Present – Do you feel your audience has changed during this period?
“We acknowledge that there is a bigger audience out there right now than ever before. Everybody is sitting in front of screen or in front of a phone. There is a huge audience of furloughed people that wouldn’t normally be available.”
Present – Are you at the stage where you are developing specific campaigns for this larger audience?
“We’ve had discussions about what is appropriate to market at this stage. The wedding market is one we don’t feel we can go banging a drum about because there are a lot of disappointed brides and grooms that aren’t able to have their weddings right now. There is a lot of stress around weddings in the short term, but there are also a lot of people making plans for their wedding in the future…”
Future – Do you think your potential markets will change when the lockdown is eased?
“The markets might fit into different sectors, such as the elderly who are quite vulnerable to Covid-19. Even when the lockdown is eased, I don’t know whether they’ll be champing at the bit to get to a restaurant. Then there’ll be people who are missing social interactions with friends in restaurants and bars but will be quite cautious. There will also be a certain amount of mavericks who will go out and do whatever they can get away with and disregard the danger to health. Perhaps even more significantly, it will be a while before any international visitors return, and we have to realise that. We have to modify our product to suit the UK market and ensure we put ourselves at the forefront of that opportunity and that might mean stepping up our route to market by supporting marketing mediums that we didn’t feel necessary or effective in the past.”
Future – How quickly will the wedding market recover?
“A big part of my business in hotels is weddings. As of today, we still haven’t had any guidance from the government as is to what an event is. For instance, is it 10+ people, is it 50 or is it 100? So until there are some guidelines in place, the wedding business will find it difficult to operate.”
Future – As you mentioned, technology is playing a crucial role during this. Do you think it will continue to do so in the future?
“I don’t think hotels will adopt Zoom meetings as a norm because we are a face-to-face business. I think other businesses might do away with offices and have the workforce working from their lounges and communicate virtually, but I don’t think I could conduct my businesses in that fashion.”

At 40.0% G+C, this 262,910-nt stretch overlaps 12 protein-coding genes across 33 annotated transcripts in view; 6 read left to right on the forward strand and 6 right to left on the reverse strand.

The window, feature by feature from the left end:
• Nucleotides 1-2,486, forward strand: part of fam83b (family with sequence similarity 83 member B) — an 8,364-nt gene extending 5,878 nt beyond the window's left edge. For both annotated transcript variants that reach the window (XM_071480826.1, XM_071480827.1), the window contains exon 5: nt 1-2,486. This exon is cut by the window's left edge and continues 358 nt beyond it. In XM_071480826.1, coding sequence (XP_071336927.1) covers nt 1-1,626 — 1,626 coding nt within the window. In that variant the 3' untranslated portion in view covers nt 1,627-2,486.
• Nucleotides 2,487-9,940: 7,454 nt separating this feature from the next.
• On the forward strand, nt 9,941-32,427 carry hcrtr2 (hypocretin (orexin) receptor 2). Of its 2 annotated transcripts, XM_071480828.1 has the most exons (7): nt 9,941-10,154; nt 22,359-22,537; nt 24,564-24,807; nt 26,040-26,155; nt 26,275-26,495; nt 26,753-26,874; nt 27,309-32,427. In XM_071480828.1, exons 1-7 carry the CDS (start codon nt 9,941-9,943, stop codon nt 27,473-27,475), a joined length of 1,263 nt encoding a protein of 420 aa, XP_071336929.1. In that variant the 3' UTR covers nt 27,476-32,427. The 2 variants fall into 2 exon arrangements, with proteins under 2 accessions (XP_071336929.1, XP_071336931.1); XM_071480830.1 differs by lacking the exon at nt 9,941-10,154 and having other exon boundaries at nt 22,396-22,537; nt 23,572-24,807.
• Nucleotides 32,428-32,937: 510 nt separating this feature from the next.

Future – How long will it take for consumer confidence to return?
“The hospitality industry won’t get back to the ‘new norm’ until a vaccine has been found and our customers are back feeling safe in the company of other human beings. The hospitality industry will take until then to recover in any great way.”
Future – What will your marketing initiatives look like in the future?
“I think in terms of sales and marketing, the medium that has become most effective has been social media channels and ecommerce. These will become even more powerful and we will use them more and more. During this period of lockdown, people are realising they can communicate effectively virtually and I think this will have a big bearing on how we communicate in the future, and it will see the demise of the more traditional marketing methods such as print.”
– Ends –
Andy and his wife Liz moved to Nairn in 2005 and set up a guest house in a special part of the world. While Andy spent most of his time managing hotels in Aberdeen, Liz created an award-winning B&B at Sandown House.
For more information, see https://www.sandownhouse.com/
This interview-based blog picks the minds of some of the leading voices in golf, tourism, food and drink, travel and journalism. If you have found it interesting, please Like, Follow and Share. If you have any questions about the blog or would like to talk to someone about PR, marketing and communications, please contact us on firstname.lastname@example.org
Check out the previous Past Present Future blogs –
David Scott, Dumbarnie Golf Links